His hero was his mother, who is part Irish, part Puerto Rican and 100 percent spitfire. She looked younger than her 40 years but was as proud of her age as she was of her Marine Corps background and the tattoos and heartbreaks she’d collected over the years.
She sometimes said Ethan, her third and youngest child, was the best thing to come from her failed marriage. She’d divorced his dad, Jose “Tito” Arbelo, in 2004, triggering a custody battle over Ethan and his older sister, Mio, that never seemed to leave anyone happy.
It was one of her scheduled weekends with Ethan in February 2012 when she noticed her son’s eyes crossing. She took Ethan to an eye doctor in Fort Myers, who found fluid building up inside his head. They rushed him to the hospital in St. Petersburg, where another doctor found a tumor taking root in his brain.
She remembers looking it up on her phone as soon as they got the diagnosis for anaplastic astrocytoma grade III. About 70 kids were diagnosed with the same disease each year. Most patients made it only two to five years after that.
She told her son the news and even then, right from the beginning, Ethan knew everything was going to change.
They all had their own concept of Future Ethan.
His father imagined him hanging out the window of a slick car, flirting with all the girls.
His mother saw him with lots of kids and a good wife, still the same old clown, still a mama’s boy.
Ethan pictured himself as a Marine, a real tough guy, maybe even a drill instructor.
He understood the cancer, because his grandma had it in her lungs. She was dead now. He told himself to keep fighting.
He started making lists of things he wanted to do, things he thought he’d have a lot of time to accomplish but suddenly might not. He wrote a Christmas list asking for a PlayStation 3 and a cancer-free brain.
After another trip to the doctor, he asked his mother if all the treatment was not really to treat him but to give him life for just a little bit longer.
“Yes,” she told him, but she added it was to extend his life long enough for scientists to find a cure. It was a lie, of course, but he wasn’t a teenager yet, so he still believed her.
Six days after his diagnosis, his parents came to an agreement. Their daughter would continue to live with Tito, who would keep his job as an auto mechanic. Maria, who’d been fired at Ethan’s bedside from her job as an accountant at a remodeling contractor, would be Ethan’s caretaker.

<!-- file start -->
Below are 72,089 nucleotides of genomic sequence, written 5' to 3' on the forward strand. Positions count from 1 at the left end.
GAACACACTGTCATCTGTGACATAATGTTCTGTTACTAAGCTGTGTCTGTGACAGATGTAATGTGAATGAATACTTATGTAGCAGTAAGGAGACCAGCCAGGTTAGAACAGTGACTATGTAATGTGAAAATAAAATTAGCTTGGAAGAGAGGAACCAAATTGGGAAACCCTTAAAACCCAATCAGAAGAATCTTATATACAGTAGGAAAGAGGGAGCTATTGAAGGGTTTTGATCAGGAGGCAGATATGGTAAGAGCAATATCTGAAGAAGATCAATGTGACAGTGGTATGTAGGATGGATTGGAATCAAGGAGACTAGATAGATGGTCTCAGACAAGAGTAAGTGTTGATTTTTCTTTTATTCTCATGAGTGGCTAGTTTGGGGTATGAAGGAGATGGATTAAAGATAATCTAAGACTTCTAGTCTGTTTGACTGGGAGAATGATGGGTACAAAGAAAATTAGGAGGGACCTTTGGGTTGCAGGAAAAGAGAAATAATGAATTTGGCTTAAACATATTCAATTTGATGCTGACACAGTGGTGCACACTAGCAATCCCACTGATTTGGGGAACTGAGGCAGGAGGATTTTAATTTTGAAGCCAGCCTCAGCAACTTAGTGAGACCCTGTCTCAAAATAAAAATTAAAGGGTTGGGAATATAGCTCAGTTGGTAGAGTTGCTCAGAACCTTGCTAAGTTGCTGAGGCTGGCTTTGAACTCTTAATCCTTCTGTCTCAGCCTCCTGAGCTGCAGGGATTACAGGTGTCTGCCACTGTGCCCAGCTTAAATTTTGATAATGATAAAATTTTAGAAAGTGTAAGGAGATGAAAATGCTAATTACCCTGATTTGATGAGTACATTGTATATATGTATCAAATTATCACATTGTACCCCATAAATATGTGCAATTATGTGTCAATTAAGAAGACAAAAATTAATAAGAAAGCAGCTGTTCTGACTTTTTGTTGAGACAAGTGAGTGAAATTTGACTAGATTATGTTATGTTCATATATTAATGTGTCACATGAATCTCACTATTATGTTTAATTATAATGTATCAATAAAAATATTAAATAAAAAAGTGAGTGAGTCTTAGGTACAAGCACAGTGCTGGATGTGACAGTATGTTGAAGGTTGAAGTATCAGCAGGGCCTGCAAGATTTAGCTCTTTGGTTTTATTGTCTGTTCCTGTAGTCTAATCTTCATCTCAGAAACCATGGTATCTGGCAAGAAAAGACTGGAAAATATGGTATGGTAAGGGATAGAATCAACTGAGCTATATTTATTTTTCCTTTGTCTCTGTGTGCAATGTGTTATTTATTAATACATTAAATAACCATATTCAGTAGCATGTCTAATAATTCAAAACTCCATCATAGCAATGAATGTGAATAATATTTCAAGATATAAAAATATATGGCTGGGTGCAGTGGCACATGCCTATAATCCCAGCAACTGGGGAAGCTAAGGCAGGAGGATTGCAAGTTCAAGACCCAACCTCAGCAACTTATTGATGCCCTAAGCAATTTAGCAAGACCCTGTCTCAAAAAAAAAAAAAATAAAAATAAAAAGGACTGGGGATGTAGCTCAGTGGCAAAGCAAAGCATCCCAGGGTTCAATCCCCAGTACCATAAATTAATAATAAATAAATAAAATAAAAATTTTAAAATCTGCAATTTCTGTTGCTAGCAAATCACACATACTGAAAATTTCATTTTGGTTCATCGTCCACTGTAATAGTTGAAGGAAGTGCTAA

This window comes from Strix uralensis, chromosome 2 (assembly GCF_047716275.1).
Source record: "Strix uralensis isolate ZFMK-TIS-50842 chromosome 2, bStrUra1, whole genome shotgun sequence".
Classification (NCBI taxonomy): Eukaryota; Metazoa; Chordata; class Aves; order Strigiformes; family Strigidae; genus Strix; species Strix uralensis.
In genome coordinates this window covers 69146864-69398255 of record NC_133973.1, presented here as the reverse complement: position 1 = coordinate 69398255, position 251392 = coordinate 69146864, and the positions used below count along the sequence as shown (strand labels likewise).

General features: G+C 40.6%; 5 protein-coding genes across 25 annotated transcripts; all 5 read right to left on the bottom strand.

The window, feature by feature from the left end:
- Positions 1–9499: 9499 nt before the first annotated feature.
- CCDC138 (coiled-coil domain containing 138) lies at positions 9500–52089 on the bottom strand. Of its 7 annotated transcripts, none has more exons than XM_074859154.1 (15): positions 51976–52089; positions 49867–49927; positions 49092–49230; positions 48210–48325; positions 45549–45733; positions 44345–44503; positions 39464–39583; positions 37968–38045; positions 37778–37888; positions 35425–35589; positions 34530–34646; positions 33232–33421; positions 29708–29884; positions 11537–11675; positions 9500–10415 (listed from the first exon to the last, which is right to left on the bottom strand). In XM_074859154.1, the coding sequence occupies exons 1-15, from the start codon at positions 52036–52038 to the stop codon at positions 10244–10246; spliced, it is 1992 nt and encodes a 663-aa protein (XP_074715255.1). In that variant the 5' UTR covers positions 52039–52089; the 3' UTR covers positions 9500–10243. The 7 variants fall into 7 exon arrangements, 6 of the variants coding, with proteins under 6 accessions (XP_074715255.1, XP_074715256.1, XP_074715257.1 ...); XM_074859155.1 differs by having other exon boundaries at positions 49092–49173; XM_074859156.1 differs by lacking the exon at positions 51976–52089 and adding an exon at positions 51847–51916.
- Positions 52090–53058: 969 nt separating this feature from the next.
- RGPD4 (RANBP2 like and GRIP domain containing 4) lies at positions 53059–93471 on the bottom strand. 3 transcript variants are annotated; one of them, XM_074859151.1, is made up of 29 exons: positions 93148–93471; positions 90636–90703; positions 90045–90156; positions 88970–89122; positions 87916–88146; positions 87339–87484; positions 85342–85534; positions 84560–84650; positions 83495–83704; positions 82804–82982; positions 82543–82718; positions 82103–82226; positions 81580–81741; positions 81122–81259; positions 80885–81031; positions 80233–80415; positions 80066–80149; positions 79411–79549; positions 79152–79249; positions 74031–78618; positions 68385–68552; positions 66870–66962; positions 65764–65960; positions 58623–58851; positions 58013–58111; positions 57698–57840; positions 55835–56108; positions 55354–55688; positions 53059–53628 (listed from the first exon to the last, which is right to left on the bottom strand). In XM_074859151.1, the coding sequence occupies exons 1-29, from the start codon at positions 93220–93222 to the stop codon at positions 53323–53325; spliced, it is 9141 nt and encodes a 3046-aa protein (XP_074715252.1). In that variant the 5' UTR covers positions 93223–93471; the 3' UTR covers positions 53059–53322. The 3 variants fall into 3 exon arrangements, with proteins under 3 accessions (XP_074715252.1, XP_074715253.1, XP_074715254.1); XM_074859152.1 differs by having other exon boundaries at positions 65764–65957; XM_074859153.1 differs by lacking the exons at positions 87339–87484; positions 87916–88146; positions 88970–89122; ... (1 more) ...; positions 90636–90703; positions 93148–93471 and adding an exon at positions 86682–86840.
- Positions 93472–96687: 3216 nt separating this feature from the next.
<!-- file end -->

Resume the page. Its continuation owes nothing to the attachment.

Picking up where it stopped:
Maria, once a truck driver in the Marines, approached the cancer from a military standpoint. She told Ethan that he was a Marine and that this was his battle and that he needed to fight with everything in his power, no matter how hard it got.
“And in the middle of everything else,” Maria Maldonado remembered, “he said, ‘I want you to do whatever it takes, Mommy. I want to live.’”
She called herself his commanding officer and said if he listened to her, they’d get through the battle together.
She told him Marines aren’t allowed to die without permission — and she hadn’t said it was OK yet. One day, she would have to suck it up and give him permission to let go. They referred to this directive as “the order.”
There was a time in late May 2012, a little more than two months after the diagnosis, when the doctor said Ethan wouldn’t make it more than a few days, maybe a month, tops. That night, his shunt failed and fluid backed up in his brain. He kept yelling out in pain. Maria called in hospice.
She sat on the end of his bed and asked Ethan a question that would come to define everything that followed: Do you want me to help make you comfortable? Or do you want me to help you live?
“And in the middle of everything else,” she remembered, “he said, ‘I want you to do whatever it takes, Mommy. I want to live.’”
Ethan lived a few more days, then a few more weeks, then six more months. He celebrated his 11th birthday, Halloween, Thanksgiving and Christmas, one after the other, like falling dominoes on the calendar.
He talked a lot about proving the doctor wrong.
“I don’t really care about him. I’m going to do what I’m going to do,” he said.